In March 1977 Bakht was elected to the Lok Sabha (the lower house of Indian Parliament) as a Janata Party candidate, from Chandni Chowk in New Delhi. Morarji Desai was appointed Prime Minister and he appointed Bakht as a Cabinet Minister for Works, Housing, Supply and Rehabilitation. He served in this capacity till July 1979. In 1980 the Janta Party split and Bakht opted to be with the Bharatiya Janata Party (BJP). He was appointed as General Secretary of BJP. In 1984 he was made the Vice President of BJP.
In 1990 Bakht was elected to the Rajya Sabha (the upper house of the Indian Parliament)from Madhya Pradesh. In 1992 he became the Leader of Opposition in the Rajya Sabha. (The Leader of Opposition is equivalent to Cabinet Minister’s post.) On 10 April 1996 he was reelected from Madhya Pradesh to the Rajya Sabha .[2]
In May 1996, Atal Bihari Vajpayee offered Bakht the post of Minister of Urban Affairs when he formed his government. Bakht, however, demanded a higher post, and on May 24 he was given the additional post of Minister of Foreign Affairs. The Vajpayee Government lasted only 13 days. Bakht was Foreign Minister for little more than a week, as he was forced to resign when Vajpayee’s government collapsed on June 1, 1996. After the collapse of the Vajpayee government, Bakht became The Leader of the Opposition in the Rajya Sabha once again. In 1998 Vajpayee was again appointed Prime Minister and Bakht was appointed Industry Minister. In addition he was appointed as the Leader of the House in Rajya Sabha.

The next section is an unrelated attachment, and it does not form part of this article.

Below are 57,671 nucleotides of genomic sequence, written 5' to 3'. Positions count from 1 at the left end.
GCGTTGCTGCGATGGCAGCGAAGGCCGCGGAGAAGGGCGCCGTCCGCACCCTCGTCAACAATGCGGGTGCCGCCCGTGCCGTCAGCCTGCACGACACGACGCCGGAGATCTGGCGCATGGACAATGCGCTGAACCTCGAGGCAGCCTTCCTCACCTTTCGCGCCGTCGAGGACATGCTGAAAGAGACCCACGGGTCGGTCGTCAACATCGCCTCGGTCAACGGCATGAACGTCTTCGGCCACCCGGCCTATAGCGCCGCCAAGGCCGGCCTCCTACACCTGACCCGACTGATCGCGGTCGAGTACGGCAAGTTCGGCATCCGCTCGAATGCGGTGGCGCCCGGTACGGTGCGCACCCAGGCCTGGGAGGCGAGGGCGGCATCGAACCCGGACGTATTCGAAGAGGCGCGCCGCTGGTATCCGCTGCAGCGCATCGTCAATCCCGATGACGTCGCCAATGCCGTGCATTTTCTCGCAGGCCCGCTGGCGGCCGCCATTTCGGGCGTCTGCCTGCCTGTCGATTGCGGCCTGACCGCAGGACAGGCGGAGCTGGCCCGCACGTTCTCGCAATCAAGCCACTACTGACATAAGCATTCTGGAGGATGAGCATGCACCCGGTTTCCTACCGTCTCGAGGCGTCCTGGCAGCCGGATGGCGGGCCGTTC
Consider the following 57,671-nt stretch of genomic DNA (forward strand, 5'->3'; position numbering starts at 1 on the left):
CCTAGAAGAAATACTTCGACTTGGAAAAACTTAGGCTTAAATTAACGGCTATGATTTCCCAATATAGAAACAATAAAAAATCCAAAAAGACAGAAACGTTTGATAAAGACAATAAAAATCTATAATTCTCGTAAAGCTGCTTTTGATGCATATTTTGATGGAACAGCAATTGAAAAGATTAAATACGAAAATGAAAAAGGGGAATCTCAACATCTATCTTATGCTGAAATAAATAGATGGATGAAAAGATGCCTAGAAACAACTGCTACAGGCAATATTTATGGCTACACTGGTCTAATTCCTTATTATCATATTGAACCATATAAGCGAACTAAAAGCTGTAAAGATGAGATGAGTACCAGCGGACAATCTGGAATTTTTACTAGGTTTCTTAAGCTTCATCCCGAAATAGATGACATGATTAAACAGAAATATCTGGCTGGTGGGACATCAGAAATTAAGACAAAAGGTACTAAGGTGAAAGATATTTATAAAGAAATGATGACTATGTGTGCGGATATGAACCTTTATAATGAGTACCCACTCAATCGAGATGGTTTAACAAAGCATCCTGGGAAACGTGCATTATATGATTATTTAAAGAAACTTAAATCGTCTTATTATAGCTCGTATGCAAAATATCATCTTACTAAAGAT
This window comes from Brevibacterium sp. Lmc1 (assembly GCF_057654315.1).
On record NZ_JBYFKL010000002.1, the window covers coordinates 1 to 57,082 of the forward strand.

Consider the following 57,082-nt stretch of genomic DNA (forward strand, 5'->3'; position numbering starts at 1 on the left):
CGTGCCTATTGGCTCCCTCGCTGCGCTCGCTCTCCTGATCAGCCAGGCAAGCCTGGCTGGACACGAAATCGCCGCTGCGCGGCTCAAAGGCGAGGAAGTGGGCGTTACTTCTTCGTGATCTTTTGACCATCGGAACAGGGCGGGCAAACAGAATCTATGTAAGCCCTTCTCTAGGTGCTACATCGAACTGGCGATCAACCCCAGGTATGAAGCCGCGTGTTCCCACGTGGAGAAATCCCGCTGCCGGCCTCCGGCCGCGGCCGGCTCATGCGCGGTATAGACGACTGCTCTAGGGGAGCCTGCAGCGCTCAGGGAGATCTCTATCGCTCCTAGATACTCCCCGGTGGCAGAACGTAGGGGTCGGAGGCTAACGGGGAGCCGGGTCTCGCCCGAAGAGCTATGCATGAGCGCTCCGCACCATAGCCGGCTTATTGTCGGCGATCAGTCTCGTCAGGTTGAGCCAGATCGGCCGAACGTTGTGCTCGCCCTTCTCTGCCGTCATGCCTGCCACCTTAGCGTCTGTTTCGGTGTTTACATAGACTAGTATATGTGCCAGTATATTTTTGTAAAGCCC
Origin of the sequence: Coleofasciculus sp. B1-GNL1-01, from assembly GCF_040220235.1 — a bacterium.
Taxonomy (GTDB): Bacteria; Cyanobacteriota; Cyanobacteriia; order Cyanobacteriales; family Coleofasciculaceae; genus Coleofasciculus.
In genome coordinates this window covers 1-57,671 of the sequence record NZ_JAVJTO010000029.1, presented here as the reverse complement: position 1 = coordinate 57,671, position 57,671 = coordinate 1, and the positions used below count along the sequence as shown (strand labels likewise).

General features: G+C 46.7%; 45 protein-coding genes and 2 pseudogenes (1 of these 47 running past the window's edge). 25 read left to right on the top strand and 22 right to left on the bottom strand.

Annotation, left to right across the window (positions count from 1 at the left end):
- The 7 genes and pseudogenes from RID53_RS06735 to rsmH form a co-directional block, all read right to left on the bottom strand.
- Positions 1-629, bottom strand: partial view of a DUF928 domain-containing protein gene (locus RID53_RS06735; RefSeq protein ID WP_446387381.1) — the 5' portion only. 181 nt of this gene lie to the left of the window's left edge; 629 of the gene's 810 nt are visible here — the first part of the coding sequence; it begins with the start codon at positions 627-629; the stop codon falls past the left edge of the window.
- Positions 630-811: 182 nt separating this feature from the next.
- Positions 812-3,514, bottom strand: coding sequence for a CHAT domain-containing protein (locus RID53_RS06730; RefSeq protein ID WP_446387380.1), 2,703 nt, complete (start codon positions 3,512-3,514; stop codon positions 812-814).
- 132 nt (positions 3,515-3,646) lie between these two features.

Awards

In 2000 Bakht was awarded the Padma Vibhushan. This is the second highest Indian civilian award. The only other person in the BJP to be awarded the Padma Vibhushan is Atal Behari Vajpayee.

Death

Bakht finished his term in Rajya Sabha on April 9, 2002. 9 days later, Bakht was sworn in as Governor of Kerala, succeeding Sukhdev Singh Kang. At the age of 83 years, 237 days, he was the oldest Governor. He was highly popular and served in this post until his death. Bakht died in the Medical College Hospital in Kerala‘s capital city Thiruvananthapuram on February 23, 2004, from complications of intestinal surgery which was performed on February 19. He was the first Governor who died in office. He was replaced two days later by Karnataka governor T. N. Chaturvedi. There is growing concern, particularly among BJP members, that Bakht may have died because of medical negligence, but nothing has yet been proven.{{[3]}} Serving Chief Minister A. K. Antony, at the time of Sikander Bakht death, had to give into popular demand to order an inquiry to examine if there was any lapse on part of Doctors or any other motive.[4] [5]Then President of India, Shri A. P. J. Abdul Kalam said “In his death we have lost a prominent public personality and a statesman.” [6] And Prime Minister of India at that time, Shri Atal Bihari Vajpayee said “Mr. Bakht was a freedom-fighter. He struggled for democracy and the nationalist cause with courage and conviction. He rendered distinguished service as a member of my Cabinet for sometime.[7]